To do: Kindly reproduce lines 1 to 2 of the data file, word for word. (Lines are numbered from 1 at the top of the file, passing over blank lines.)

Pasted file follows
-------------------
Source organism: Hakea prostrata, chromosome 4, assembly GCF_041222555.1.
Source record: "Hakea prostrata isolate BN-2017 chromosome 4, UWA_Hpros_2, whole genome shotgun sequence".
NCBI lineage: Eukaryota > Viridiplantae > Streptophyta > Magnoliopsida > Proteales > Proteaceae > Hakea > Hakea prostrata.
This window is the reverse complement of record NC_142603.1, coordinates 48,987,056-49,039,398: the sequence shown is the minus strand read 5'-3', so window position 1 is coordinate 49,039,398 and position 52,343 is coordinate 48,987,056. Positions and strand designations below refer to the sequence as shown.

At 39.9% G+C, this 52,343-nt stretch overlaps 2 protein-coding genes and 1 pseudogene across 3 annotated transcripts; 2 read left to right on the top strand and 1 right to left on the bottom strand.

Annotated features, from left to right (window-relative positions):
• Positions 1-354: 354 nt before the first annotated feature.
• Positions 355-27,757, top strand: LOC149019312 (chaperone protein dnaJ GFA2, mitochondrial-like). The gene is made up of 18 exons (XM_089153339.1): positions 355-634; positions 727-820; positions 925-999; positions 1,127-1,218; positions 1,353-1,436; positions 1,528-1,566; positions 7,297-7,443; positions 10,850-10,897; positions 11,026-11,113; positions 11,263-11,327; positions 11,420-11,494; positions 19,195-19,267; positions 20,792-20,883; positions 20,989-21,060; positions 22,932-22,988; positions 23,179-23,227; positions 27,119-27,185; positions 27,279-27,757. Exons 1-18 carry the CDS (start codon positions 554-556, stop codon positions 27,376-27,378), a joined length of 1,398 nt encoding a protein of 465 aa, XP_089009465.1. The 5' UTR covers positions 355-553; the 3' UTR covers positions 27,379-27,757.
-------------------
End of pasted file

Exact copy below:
Source organism: Hakea prostrata, chromosome 4, assembly GCF_041222555.1.
Source record: "Hakea prostrata isolate BN-2017 chromosome 4, UWA_Hpros_2, whole genome shotgun sequence".